I was glad when they said to me,Psalm 122:1
“Let us go to the house of the Lord!”
Now that we are, for better or worse, temporarily but intentionally shuttering certain businesses, activities, and institutions, and I have my fingers crossed that the civil liberties taken from the American citizenry will be handed back to us as freely and quickly as they were taken, we find ourselves categorizing certain kinds of activity as “essential” and others as “non-essential.”
The concept of essential is simple enough: In this particular pandemic, the value of certain activities continuing outweighs the progress made against the coronavirus if they were stopped. The societal value of getting your hair cut and colored is less than the value of spreading COVID-19 to everyone at the salon, so let’s just all suck it up and deal with being and looking at uglier people for a while. In our purest moments, we admit that good looks are a luxury, not a necessity. On the other hand, if we, in the name of public health, quarantine the guys who feed the gerbils running the wheels at the electric company, we’ll quickly discover the tragedy of thousands dead from COVID-19 is a picnic compared to the catastrophe of world in blackout. You think life is hard now.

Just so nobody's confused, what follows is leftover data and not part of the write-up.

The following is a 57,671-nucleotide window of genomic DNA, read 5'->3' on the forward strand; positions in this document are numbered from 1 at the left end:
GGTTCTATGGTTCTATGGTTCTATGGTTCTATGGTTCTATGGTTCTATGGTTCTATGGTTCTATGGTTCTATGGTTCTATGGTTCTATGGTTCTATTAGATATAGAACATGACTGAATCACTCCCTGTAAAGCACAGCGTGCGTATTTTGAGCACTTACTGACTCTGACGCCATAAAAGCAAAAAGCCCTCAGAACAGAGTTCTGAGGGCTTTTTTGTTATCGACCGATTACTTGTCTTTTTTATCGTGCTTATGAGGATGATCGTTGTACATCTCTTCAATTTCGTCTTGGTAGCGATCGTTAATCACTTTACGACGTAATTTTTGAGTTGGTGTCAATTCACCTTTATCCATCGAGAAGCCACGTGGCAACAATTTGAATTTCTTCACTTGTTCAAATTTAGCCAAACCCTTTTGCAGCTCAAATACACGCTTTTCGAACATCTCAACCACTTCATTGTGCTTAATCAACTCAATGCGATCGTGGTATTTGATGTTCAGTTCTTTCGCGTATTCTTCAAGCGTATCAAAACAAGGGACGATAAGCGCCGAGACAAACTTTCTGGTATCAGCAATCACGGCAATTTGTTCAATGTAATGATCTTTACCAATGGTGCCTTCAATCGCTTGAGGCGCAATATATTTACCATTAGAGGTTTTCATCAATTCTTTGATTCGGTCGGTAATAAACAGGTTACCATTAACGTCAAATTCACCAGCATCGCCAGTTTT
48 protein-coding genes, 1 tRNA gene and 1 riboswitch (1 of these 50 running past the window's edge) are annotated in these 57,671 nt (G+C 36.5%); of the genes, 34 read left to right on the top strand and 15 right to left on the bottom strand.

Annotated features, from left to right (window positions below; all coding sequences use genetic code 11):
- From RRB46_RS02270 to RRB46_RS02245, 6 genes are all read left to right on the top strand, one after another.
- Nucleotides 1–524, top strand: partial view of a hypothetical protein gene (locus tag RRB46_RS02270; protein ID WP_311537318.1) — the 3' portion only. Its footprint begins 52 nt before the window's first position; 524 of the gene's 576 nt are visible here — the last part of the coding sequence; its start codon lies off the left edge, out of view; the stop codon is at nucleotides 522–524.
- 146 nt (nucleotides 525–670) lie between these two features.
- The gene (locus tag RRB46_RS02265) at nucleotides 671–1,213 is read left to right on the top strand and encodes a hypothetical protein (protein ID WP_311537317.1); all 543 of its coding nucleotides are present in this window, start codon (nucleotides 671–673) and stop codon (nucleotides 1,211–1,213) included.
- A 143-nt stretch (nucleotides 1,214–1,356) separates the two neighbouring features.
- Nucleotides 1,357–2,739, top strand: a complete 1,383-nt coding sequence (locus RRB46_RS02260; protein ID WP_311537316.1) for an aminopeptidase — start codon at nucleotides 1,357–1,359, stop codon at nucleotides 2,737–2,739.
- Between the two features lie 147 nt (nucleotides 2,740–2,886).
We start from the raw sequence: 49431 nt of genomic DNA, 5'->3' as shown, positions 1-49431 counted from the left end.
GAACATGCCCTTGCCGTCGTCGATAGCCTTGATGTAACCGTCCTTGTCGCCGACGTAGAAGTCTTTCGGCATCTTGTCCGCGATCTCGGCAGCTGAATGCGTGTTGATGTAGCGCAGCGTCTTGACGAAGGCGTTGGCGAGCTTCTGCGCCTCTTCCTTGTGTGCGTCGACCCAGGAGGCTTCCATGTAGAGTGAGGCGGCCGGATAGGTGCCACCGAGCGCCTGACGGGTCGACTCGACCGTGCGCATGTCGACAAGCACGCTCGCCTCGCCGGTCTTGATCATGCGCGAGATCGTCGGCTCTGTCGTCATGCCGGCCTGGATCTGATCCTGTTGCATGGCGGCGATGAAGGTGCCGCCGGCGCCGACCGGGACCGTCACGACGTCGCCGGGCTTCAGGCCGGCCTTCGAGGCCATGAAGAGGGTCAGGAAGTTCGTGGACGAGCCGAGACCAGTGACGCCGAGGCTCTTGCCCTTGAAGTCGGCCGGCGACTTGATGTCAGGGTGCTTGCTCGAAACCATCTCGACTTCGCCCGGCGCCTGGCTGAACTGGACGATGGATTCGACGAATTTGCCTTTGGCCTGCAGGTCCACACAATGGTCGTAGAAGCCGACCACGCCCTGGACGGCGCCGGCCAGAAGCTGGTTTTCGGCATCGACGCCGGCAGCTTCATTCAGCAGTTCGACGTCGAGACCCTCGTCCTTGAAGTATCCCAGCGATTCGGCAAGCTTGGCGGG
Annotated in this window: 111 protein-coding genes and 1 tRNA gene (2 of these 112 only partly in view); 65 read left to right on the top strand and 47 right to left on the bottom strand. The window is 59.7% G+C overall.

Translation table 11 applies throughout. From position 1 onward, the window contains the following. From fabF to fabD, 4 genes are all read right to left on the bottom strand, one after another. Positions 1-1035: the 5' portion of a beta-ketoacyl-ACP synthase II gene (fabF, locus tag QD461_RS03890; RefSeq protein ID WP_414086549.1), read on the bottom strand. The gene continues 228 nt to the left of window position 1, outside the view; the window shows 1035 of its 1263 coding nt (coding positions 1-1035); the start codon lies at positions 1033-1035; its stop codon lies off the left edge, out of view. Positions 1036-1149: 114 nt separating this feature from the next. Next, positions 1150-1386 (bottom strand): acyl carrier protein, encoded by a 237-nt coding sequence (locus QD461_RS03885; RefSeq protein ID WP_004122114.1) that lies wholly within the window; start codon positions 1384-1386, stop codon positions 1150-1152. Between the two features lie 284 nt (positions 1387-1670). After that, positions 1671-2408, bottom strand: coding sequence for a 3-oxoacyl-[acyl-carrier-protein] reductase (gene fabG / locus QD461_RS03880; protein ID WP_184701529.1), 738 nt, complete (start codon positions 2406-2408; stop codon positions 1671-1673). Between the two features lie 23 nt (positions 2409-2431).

A hierarchy of essential is emerging. Doctors – essential. Theaters – not essential. Grocery delivery trucks – essential. Elective surgery – not essential. Dismembering the inconvenient unborn – essential. Liquor stores – essential. Eggs over easy, bacon, and white toast, served with a smile every Wednesday morning by Lois, my favorite waitress, who hasn’t bothered to take my order for a year because she already knows what I want – not essential. Lois and I, not to mention the café owner, might disagree.
Churches are now wrestling to find their place in this hierarchy – how essential are they? This is the question I want to explore for a little bit.
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